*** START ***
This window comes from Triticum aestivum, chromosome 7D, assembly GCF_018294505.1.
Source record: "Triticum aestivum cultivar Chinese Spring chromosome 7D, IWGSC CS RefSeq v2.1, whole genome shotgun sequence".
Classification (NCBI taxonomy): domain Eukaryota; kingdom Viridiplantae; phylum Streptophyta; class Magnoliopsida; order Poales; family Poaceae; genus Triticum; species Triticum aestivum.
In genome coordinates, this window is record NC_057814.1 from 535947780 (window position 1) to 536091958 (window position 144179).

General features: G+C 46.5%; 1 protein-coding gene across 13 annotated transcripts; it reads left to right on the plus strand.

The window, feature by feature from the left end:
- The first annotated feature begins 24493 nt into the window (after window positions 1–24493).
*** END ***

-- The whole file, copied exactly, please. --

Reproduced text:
This window comes from Triticum aestivum, chromosome 7D, assembly GCF_018294505.1.
Source record: "Triticum aestivum cultivar Chinese Spring chromosome 7D, IWGSC CS RefSeq v2.1, whole genome shotgun sequence".
Classification (NCBI taxonomy): domain Eukaryota; kingdom Viridiplantae; phylum Streptophyta; class Magnoliopsida; order Poales; family Poaceae; genus Triticum; species Triticum aestivum.
In genome coordinates, this window is record NC_057814.1 from 535947780 (window position 1) to 536091958 (window position 144179).

General features: G+C 46.5%; 1 protein-coding gene across 13 annotated transcripts; it reads left to right on the plus strand.

The window, feature by feature from the left end:
- The first annotated feature begins 24493 nt into the window (after window positions 1–24493).